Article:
Fleets braced for car and van price rises as motor industry rages against ‘no deal’ Brexit

The motor industry has warned of the “catastrophic consequences” of the UK leaving the European Union without a deal on October 31 with fleets – and consumers – told to expect major new car, commercial vehicle and component price rises.

What’s more the imposition of World Trade Organisation (WTO) tariffs and the end of barrier-free trade would almost certainly mean the collapse of the motor industry’s ‘just-in-time’ business model resulting in delays in the import of vehicles and components, all adding to fleet operating costs.

Meanwhile, there have also been warnings that with the supply of plug-in vehicles in the European Union market already under pressure – the UK is currently the third largest market in the European Union for electric vehicles – a ‘no deal’ Brexit could further hamper UK supply.

A total of 23 organisations from across the European motor industry – including the UK’s Society of Motor Manufacturers and Traders (SMMT) – have joined forces to stress the severe impact a ‘no deal’ Brexit.

With less than one month to go before the UK is due to leave the European Union, the organisations warned:

  • ‘No deal’ would trigger a seismic shift in trading conditions, with billions of Euros of tariffs threatening to impact consumer choice and affordability on both sides of the Channel
  • The end of barrier-free trade could bring harmful disruption to the industry’s ‘just-in-time’ operating model, with the cost of just one minute of production stoppage in the UK alone amounting to €54,700 (£50,000)
  • WTO tariffs on cars and vans could add €5.7 billion (£5 billion) to the collective European Union-UK automotive trade bill, raising prices for customers if manufacturers cannot absorb the additional cost.

Automotive manufacturer leaders said that such disruption and cost “must be avoided, and that all effort should be made to deliver an orderly withdrawal of the UK from the European Union”.

The imposition of trade tariffs would trigger price increases – unless brands and their retail networks could absorb the additional costs which some have already warned they cannot – with the possibility of:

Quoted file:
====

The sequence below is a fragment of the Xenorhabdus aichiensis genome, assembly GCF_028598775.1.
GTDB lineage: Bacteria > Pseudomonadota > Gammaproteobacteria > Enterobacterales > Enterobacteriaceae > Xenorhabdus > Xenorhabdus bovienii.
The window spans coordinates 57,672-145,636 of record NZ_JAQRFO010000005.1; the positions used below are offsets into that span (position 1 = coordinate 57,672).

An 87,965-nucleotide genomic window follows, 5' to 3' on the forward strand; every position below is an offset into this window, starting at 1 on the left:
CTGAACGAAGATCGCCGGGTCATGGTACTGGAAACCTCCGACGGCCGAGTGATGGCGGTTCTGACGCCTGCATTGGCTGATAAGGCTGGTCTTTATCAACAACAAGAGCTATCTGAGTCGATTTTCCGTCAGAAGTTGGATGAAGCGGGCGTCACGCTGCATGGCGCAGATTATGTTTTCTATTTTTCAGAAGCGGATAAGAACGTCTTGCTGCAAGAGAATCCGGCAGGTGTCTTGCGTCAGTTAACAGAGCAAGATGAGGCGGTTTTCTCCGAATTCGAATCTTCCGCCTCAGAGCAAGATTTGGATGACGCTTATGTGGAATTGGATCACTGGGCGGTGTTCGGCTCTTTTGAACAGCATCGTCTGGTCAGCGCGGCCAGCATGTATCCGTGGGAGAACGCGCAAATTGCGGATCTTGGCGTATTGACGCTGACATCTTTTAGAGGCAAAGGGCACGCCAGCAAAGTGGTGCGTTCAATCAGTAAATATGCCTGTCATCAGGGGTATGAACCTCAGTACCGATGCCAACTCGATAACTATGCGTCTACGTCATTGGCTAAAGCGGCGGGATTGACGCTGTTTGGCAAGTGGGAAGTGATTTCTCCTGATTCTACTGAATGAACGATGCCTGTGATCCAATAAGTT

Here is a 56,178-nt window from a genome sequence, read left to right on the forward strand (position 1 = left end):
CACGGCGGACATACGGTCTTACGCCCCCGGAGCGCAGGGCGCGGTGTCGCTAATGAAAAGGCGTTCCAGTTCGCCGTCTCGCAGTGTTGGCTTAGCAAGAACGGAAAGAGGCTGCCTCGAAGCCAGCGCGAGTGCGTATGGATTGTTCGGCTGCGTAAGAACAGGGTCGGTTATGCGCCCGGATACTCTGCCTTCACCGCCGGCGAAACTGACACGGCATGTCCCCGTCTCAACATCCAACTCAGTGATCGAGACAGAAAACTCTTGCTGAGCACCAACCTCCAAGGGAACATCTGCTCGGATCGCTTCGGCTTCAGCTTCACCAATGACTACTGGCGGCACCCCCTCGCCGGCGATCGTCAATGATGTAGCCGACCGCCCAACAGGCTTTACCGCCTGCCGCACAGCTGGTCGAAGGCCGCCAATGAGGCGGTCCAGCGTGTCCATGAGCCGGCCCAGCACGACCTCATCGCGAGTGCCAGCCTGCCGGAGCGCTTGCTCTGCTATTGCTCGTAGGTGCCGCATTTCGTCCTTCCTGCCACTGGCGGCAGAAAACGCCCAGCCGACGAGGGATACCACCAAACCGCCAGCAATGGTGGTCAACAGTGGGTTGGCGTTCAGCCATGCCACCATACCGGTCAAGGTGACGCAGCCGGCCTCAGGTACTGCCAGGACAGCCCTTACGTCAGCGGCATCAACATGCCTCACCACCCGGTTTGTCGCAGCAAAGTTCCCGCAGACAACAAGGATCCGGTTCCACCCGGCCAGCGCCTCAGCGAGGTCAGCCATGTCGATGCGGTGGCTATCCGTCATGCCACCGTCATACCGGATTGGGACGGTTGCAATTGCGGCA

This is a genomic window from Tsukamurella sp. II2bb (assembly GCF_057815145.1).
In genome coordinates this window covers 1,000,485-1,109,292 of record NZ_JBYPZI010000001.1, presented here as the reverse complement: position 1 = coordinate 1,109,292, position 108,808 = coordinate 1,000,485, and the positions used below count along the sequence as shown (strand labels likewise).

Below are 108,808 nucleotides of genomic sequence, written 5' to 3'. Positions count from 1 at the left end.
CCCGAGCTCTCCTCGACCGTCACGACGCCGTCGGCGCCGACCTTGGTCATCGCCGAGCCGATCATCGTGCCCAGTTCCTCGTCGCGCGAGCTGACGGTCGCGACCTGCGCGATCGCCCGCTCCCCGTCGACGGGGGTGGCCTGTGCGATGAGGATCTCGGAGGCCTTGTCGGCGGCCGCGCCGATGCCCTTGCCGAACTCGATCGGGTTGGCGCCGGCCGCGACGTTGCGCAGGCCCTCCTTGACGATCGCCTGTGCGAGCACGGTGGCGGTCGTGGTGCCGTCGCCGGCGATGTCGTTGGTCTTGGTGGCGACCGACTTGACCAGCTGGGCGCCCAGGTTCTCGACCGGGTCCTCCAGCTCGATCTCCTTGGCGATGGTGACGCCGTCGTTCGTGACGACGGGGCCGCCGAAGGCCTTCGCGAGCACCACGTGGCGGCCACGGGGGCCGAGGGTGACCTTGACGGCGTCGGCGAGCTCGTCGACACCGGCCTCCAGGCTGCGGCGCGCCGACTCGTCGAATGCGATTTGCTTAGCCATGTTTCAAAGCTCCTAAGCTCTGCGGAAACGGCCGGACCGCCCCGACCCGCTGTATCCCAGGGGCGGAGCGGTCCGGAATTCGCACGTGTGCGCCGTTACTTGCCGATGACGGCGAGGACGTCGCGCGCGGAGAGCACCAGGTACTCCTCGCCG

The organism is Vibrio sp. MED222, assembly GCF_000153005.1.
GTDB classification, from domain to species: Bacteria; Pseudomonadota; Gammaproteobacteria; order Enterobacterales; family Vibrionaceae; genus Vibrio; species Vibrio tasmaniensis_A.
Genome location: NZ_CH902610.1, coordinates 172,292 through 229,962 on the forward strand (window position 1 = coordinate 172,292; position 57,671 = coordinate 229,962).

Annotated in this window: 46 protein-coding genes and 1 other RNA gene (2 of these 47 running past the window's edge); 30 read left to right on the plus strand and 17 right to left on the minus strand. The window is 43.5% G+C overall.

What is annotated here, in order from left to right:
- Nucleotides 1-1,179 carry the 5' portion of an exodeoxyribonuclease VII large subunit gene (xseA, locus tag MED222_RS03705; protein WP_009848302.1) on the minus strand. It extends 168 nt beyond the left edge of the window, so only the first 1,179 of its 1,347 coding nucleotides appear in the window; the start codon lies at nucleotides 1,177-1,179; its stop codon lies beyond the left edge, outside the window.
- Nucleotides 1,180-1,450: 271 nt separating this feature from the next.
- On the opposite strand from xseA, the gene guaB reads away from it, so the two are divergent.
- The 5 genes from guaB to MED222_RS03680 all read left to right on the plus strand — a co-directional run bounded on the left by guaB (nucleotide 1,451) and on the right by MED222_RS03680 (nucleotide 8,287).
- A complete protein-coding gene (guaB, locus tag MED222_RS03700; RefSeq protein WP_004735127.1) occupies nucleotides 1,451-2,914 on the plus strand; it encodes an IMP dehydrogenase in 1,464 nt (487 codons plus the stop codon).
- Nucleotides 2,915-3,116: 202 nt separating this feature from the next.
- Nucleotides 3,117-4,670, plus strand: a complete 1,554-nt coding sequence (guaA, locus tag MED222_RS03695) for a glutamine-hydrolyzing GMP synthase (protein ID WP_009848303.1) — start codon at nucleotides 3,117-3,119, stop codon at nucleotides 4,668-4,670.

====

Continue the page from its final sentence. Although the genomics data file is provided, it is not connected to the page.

• The list price of cars rising by 10%
  • Commercial vehicle prices rising by up to 22% (an average 13.5% for light vans)
  • The cost of vehicle components by up to 4.5%.

It has been suggested that new car prices could rise by an average of £1,500-£1,800 and £70 could be added to the cost of a typical vehicle service.

What’s more, some motor manufacturers have previously warned that the burden of price rises could mean that available model choice was reduced.

Meanwhile, fleets can expect the in-life cost of vehicle operations to also rise as a result of a ‘no-deal’ Brexit. Experts have suggested that service, maintenance and repair (SMR) costs could rise by 10%, while such an increase – along with the rise in the price of components – would also trigger a surge in insurance premiums.

Mike Hawes, chief executive of the SMMT, said: “European automotive is deeply integrated and the benefits of free and frictionless trade have helped our sector become one of Europe’s most valuable assets, delivering billions to economies and supporting millions of livelihoods across the European Union.

“A ‘no deal’ Brexit would have an immediate and devastating impact on the industry, undermining competitiveness and causing irreversible and severe damage. UK and European Union negotiators have a responsibility to work together to agree a deal or risk destroying this vital pillar of our economies.”

Sigrid de Vries, secretary general, of the European Association of Automotive Suppliers (CLEPA), said: “The European automotive industry is operating highly integrated global supply chains. A single vehicle consists of around 30,000 parts many of which cross borders multiple times. Frictionless and tariff-free trade, as well as regulatory certainty, is vital. Brexit has a negative effect on all these aspects. Brexit, specifically a ‘no deal’ Brexit, will be seriously damaging to the supplier’s industry in Europe and the UK and must be avoided.”

Separately, the British Vehicle Rental and Leasing Association (BVRLA) said in a ‘no deal’ Brexit briefing note that the Government needed “to use existing regulatory and policy tools to ensure sufficient incentives for carmakers to sell ultra-low emission vehicles in the UK in the event of a ‘no deal’.

With motor manufacturers bound by fleet emission targets which if breached result in huge fines, the BVRLA said: “It is not clear in a ‘no deal’ that UK sales of battery electric and plug-in hybrid electric vehicles would count towards a manufacturer’s European Union carbon emissions targets, creating a disincentive to sell ultra-low emission vehicles into the UK market. This will impact our ability to achieve net zero emissions targets.”

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